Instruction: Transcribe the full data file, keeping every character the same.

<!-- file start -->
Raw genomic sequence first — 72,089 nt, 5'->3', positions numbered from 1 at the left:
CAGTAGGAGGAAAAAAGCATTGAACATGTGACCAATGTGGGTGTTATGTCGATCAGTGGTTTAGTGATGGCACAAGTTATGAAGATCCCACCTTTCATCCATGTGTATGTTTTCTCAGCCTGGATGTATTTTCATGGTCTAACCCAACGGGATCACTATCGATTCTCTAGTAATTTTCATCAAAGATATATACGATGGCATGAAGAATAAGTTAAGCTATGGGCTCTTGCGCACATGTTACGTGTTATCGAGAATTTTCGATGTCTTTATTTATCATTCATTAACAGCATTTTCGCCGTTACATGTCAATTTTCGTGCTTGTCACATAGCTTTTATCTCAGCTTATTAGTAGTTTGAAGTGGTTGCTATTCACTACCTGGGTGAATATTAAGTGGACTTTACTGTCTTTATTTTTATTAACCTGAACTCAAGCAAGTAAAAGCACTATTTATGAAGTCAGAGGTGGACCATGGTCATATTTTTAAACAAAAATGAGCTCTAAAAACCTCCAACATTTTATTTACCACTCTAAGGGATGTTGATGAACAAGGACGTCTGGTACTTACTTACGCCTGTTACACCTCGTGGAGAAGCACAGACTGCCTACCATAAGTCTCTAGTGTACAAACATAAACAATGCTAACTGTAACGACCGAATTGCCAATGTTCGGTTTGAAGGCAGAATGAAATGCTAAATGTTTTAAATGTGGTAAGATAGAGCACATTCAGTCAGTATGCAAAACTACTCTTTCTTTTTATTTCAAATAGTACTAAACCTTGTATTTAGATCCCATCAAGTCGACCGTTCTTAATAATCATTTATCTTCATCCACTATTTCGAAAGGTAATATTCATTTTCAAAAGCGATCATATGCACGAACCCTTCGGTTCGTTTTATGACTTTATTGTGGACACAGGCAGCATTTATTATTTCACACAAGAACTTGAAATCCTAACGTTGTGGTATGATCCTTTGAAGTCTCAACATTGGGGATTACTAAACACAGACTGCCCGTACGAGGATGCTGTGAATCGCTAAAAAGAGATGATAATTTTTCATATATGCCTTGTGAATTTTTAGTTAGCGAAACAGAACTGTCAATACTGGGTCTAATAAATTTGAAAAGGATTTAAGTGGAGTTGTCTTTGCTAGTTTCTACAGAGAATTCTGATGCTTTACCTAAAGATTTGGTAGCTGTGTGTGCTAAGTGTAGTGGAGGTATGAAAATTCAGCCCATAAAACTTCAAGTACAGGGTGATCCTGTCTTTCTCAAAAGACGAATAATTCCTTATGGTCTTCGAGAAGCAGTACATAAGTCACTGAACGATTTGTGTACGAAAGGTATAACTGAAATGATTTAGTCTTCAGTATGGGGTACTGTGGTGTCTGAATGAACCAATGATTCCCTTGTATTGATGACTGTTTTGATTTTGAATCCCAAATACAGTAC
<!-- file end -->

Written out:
Raw genomic sequence first — 72,089 nt, 5'->3', positions numbered from 1 at the left:
CAGTAGGAGGAAAAAAGCATTGAACATGTGACCAATGTGGGTGTTATGTCGATCAGTGGTTTAGTGATGGCACAAGTTATGAAGATCCCACCTTTCATCCATGTGTATGTTTTCTCAGCCTGGATGTATTTTCATGGTCTAACCCAACGGGATCACTATCGATTCTCTAGTAATTTTCATCAAAGATATATACGATGGCATGAAGAATAAGTTAAGCTATGGGCTCTTGCGCACATGTTACGTGTTATCGAGAATTTTCGATGTCTTTATTTATCATTCATTAACAGCATTTTCGCCGTTACATGTCAATTTTCGTGCTTGTCACATAGCTTTTATCTCAGCTTATTAGTAGTTTGAAGTGGTTGCTATTCACTACCTGGGTGAATATTAAGTGGACTTTACTGTCTTTATTTTTATTAACCTGAACTCAAGCAAGTAAAAGCACTATTTATGAAGTCAGAGGTGGACCATGGTCATATTTTTAAACAAAAATGAGCTCTAAAAACCTCCAACATTTTATTTACCACTCTAAGGGATGTTGATGAACAAGGACGTCTGGTACTTACTTACGCCTGTTACACCTCGTGGAGAAGCACAGACTGCCTACCATAAGTCTCTAGTGTACAAACATAAACAATGCTAACTGTAACGACCGAATTGCCAATGTTCGGTTTGAAGGCAGAATGAAATGCTAAATGTTTTAAATGTGGTAAGATAGAGCACATTCAGTCAGTATGCAAAACTACTCTTTCTTTTTATTTCAAATAGTACTAAACCTTGTATTTAGATCCCATCAAGTCGACCGTTCTTAATAATCATTTATCTTCATCCACTATTTCGAAAGGTAATATTCATTTTCAAAAGCGATCATATGCACGAACCCTTCGGTTCGTTTTATGACTTTATTGTGGACACAGGCAGCATTTATTATTTCACACAAGAACTTGAAATCCTAACGTTGTGGTATGATCCTTTGAAGTCTCAACATTGGGGATTACTAAACACAGACTGCCCGTACGAGGATGCTGTGAATCGCTAAAAAGAGATGATAATTTTTCATATATGCCTTGTGAATTTTTAGTTAGCGAAACAGAACTGTCAATACTGGGTCTAATAAATTTGAAAAGGATTTAAGTGGAGTTGTCTTTGCTAGTTTCTACAGAGAATTCTGATGCTTTACCTAAAGATTTGGTAGCTGTGTGTGCTAAGTGTAGTGGAGGTATGAAAATTCAGCCCATAAAACTTCAAGTACAGGGTGATCCTGTCTTTCTCAAAAGACGAATAATTCCTTATGGTCTTCGAGAAGCAGTACATAAGTCACTGAACGATTTGTGTACGAAAGGTATAACTGAAATGATTTAGTCTTCAGTATGGGGTACTGTGGTGTCTGAATGAACCAATGATTCCCTTGTATTGATGACTGTTTTGATTTTGAATCCCAAATACAGTAC